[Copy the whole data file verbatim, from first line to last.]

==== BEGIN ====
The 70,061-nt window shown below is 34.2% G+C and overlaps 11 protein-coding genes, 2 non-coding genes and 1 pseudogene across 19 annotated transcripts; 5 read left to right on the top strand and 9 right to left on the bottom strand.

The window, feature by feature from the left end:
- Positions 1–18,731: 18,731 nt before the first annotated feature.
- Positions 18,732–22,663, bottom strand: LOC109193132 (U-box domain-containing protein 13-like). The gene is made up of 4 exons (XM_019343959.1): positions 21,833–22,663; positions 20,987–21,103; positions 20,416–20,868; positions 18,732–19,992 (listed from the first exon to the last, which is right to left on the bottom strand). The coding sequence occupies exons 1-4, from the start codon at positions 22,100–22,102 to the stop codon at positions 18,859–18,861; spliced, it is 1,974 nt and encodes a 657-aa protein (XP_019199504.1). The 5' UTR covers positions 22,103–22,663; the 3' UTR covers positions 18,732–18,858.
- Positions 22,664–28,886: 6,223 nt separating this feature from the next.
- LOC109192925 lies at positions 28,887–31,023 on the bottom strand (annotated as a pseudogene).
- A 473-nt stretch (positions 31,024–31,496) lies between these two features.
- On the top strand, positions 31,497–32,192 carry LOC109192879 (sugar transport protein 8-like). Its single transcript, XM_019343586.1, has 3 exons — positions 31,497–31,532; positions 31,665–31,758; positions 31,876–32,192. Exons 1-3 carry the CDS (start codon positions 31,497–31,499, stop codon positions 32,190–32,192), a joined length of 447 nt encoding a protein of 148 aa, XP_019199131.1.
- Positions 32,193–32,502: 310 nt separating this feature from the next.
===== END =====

The 70,061-nt window shown below is 34.2% G+C and overlaps 11 protein-coding genes, 2 non-coding genes and 1 pseudogene across 19 annotated transcripts; 5 read left to right on the top strand and 9 right to left on the bottom strand.

The window, feature by feature from the left end:
- Positions 1–18,731: 18,731 nt before the first annotated feature.
- Positions 18,732–22,663, bottom strand: LOC109193132 (U-box domain-containing protein 13-like). The gene is made up of 4 exons (XM_019343959.1): positions 21,833–22,663; positions 20,987–21,103; positions 20,416–20,868; positions 18,732–19,992 (listed from the first exon to the last, which is right to left on the bottom strand). The coding sequence occupies exons 1-4, from the start codon at positions 22,100–22,102 to the stop codon at positions 18,859–18,861; spliced, it is 1,974 nt and encodes a 657-aa protein (XP_019199504.1). The 5' UTR covers positions 22,103–22,663; the 3' UTR covers positions 18,732–18,858.
- Positions 22,664–28,886: 6,223 nt separating this feature from the next.
- LOC109192925 lies at positions 28,887–31,023 on the bottom strand (annotated as a pseudogene).
- A 473-nt stretch (positions 31,024–31,496) lies between these two features.
- On the top strand, positions 31,497–32,192 carry LOC109192879 (sugar transport protein 8-like). Its single transcript, XM_019343586.1, has 3 exons — positions 31,497–31,532; positions 31,665–31,758; positions 31,876–32,192. Exons 1-3 carry the CDS (start codon positions 31,497–31,499, stop codon positions 32,190–32,192), a joined length of 447 nt encoding a protein of 148 aa, XP_019199131.1.
- Positions 32,193–32,502: 310 nt separating this feature from the next.